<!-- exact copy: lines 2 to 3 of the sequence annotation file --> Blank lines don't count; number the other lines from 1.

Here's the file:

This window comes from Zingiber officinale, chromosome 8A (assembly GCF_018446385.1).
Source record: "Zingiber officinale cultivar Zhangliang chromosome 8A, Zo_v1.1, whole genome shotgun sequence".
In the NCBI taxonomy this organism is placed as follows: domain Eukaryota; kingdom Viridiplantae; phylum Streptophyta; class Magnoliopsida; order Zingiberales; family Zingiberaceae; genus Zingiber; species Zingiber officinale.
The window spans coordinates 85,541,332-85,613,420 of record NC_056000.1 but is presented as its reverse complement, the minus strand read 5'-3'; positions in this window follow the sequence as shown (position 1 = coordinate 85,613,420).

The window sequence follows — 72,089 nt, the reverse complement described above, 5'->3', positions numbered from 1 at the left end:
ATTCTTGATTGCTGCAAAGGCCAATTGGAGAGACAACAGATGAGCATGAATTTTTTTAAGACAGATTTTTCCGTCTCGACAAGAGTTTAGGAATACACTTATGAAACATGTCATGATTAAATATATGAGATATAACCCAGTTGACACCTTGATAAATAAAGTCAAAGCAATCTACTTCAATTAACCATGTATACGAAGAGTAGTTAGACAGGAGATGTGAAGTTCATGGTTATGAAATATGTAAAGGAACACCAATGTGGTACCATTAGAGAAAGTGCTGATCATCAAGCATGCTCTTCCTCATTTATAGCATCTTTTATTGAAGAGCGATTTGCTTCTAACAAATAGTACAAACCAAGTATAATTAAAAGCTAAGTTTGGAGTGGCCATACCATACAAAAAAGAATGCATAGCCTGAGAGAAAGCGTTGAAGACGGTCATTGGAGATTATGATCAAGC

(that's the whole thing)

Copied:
Source record: "Zingiber officinale cultivar Zhangliang chromosome 8A, Zo_v1.1, whole genome shotgun sequence".
In the NCBI taxonomy this organism is placed as follows: domain Eukaryota; kingdom Viridiplantae; phylum Streptophyta; class Magnoliopsida; order Zingiberales; family Zingiberaceae; genus Zingiber; species Zingiber officinale.